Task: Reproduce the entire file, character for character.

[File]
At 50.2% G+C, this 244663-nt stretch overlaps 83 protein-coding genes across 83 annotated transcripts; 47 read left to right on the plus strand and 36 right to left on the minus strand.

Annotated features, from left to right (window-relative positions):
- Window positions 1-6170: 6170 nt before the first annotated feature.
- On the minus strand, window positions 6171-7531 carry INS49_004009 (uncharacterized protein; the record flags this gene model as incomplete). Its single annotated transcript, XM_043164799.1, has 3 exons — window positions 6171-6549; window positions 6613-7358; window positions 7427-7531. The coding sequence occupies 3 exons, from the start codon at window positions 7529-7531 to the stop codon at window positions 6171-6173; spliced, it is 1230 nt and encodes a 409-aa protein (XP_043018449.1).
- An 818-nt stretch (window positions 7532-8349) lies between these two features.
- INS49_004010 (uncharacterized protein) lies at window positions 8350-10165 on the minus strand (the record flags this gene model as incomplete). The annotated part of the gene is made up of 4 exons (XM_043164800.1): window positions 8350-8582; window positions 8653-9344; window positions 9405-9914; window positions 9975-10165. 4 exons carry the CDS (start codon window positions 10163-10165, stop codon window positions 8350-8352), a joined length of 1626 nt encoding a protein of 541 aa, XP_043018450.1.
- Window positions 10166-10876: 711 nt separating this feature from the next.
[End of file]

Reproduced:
At 50.2% G+C, this 244663-nt stretch overlaps 83 protein-coding genes across 83 annotated transcripts; 47 read left to right on the plus strand and 36 right to left on the minus strand.

Annotated features, from left to right (window-relative positions):
- Window positions 1-6170: 6170 nt before the first annotated feature.
- On the minus strand, window positions 6171-7531 carry INS49_004009 (uncharacterized protein; the record flags this gene model as incomplete). Its single annotated transcript, XM_043164799.1, has 3 exons — window positions 6171-6549; window positions 6613-7358; window positions 7427-7531. The coding sequence occupies 3 exons, from the start codon at window positions 7529-7531 to the stop codon at window positions 6171-6173; spliced, it is 1230 nt and encodes a 409-aa protein (XP_043018449.1).
- An 818-nt stretch (window positions 7532-8349) lies between these two features.
- INS49_004010 (uncharacterized protein) lies at window positions 8350-10165 on the minus strand (the record flags this gene model as incomplete). The annotated part of the gene is made up of 4 exons (XM_043164800.1): window positions 8350-8582; window positions 8653-9344; window positions 9405-9914; window positions 9975-10165. 4 exons carry the CDS (start codon window positions 10163-10165, stop codon window positions 8350-8352), a joined length of 1626 nt encoding a protein of 541 aa, XP_043018450.1.
- Window positions 10166-10876: 711 nt separating this feature from the next.